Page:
As with the previous two sections, the essays in the final section, on negotiation, move from the seventeenth century to the near-present. Anne-Madeleine Goulet creates a case study using the life of Marie-Anne de La Trémoille, a French princess who, married to Flavio Orsini, spent much of her life in Rome. Marie-Anne, Goulet writes, “is an excellent witness who can inform us in a trustworthy manner of the relations between Rome and Paris at the end of the seventeenth century” (p. 192). Marie-Anne is a fascinating person in herself, and her accounts provide a wealth of information that Goulet mines in a clear, analytical manner. In his study of Hatian djaz diplomacy, Melvin L. Butler argues that the United States’s diplomacy has never emphasized music as an apparatus for change, but does see “more recent applications of jazz as a cross-cultural diplomatic tool” (p. 209). He goes on to describe musical exchange between Haiti and America and his own experiences performing as a “musical diplomat” (p. 211). Looking to a different geographical area, Kendra Salois examines American hip hop diplomacy in Morocco. Salois creates a case study out of a “failed attempt” at collaboration between an American group and a Moroccan hip hop duo, finding that the American embassy’s lack of understanding of the genre allowed the artists to claim the performance for themselves and express their own political messages. Willow F. Williamson explores issues of technology as means of collaboration in public diplomacy and the role experimental improvisation as cultural negotiation can play in opening channels of communication and expression. An afterword by Danielle Fosler-Lussier draws similarities between the disparate locations and chronological periods of the book’s contents.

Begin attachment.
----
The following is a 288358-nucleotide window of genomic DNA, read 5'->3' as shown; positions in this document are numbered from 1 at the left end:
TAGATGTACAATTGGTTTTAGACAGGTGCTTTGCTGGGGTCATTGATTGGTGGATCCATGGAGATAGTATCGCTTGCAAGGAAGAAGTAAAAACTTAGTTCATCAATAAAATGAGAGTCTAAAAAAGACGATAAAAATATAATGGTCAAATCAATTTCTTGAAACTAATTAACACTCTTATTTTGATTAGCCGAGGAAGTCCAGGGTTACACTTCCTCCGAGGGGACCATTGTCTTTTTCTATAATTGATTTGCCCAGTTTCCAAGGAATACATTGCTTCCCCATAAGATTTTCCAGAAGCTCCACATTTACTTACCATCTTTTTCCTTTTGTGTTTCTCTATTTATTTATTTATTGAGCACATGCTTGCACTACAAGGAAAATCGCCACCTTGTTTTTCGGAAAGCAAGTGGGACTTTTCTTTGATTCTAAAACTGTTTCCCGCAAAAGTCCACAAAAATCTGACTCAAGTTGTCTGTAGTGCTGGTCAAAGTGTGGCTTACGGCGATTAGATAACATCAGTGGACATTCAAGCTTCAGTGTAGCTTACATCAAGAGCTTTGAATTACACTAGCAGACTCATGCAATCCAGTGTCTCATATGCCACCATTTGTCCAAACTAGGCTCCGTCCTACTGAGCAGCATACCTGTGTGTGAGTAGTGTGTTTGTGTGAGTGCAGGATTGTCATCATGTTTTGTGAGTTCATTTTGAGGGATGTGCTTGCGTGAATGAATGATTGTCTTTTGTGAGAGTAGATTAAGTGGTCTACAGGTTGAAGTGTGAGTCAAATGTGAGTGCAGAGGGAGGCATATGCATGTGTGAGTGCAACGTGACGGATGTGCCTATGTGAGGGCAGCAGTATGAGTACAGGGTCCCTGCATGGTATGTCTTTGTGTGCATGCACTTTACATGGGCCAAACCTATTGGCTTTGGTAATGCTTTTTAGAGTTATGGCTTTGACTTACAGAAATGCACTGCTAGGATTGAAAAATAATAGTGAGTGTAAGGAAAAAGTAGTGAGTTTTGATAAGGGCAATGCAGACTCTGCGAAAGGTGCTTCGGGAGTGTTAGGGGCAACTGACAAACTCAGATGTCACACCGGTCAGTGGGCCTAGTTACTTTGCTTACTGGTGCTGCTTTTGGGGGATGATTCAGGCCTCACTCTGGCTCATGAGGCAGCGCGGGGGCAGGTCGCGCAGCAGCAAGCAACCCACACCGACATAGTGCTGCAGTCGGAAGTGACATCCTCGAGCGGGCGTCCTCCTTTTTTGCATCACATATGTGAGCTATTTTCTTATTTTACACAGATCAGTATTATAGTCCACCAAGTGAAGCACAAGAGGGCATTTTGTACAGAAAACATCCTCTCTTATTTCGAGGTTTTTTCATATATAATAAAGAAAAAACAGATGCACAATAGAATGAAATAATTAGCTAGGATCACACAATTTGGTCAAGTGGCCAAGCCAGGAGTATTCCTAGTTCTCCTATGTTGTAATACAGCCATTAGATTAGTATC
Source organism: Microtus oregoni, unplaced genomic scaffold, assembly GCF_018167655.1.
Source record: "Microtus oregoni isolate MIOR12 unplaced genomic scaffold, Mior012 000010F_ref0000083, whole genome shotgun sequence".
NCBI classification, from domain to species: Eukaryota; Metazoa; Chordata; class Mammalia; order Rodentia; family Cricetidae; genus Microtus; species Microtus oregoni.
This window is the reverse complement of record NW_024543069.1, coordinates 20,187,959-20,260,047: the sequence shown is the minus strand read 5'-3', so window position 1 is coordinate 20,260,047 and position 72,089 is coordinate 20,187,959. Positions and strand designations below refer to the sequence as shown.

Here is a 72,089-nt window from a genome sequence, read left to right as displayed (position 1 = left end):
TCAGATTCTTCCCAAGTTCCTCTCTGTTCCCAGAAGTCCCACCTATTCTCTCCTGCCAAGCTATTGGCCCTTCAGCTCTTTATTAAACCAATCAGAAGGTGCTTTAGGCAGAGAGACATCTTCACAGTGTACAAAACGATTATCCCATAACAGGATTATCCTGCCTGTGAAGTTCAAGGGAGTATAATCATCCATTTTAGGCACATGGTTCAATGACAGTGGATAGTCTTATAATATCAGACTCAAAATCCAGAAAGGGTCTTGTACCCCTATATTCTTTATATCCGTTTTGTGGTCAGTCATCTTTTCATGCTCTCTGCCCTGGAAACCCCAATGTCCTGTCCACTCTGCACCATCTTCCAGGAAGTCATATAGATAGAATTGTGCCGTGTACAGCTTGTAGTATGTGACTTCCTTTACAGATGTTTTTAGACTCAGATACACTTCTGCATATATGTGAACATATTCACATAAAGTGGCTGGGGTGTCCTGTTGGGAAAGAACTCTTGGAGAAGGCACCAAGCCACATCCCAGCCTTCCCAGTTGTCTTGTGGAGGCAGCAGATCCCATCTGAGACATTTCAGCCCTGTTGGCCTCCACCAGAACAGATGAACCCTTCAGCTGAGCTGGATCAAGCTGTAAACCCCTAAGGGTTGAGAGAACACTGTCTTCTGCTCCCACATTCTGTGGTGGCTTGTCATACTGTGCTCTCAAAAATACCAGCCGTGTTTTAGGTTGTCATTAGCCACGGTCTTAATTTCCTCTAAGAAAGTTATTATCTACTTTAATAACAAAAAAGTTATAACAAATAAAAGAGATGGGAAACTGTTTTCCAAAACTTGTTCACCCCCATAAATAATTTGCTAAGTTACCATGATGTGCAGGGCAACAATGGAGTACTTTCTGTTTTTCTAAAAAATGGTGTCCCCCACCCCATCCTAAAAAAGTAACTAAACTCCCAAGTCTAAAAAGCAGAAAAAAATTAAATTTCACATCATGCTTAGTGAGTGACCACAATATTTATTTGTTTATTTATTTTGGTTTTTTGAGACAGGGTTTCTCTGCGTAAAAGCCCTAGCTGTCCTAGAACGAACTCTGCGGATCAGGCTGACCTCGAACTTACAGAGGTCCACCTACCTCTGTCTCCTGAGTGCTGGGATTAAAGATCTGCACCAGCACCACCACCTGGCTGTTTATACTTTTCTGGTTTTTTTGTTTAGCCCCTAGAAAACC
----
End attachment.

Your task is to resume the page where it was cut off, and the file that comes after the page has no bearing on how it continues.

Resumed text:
All of the essays in this volume are thoughtful and considered, engaging conscientiously with the concepts of power, control, embodiment, performance, audience, and other crucial concepts. I applaud the authors and editors, and recommend this book highly and without hesitation.
If there is additional discussion of this review, you may access it through the network, at: https://networks.h-net.org/h-war.
Kendra Preston Leonard. Review of Ahrendt, Rebekah; Ferraguto, Mark; Mahiet, Damien, eds., Music and Diplomacy from the Early Modern Era to the Present.
H-War, H-Net Reviews.
|This work is licensed under a Creative Commons Attribution-Noncommercial-No Derivative Works 3.0 United States License.|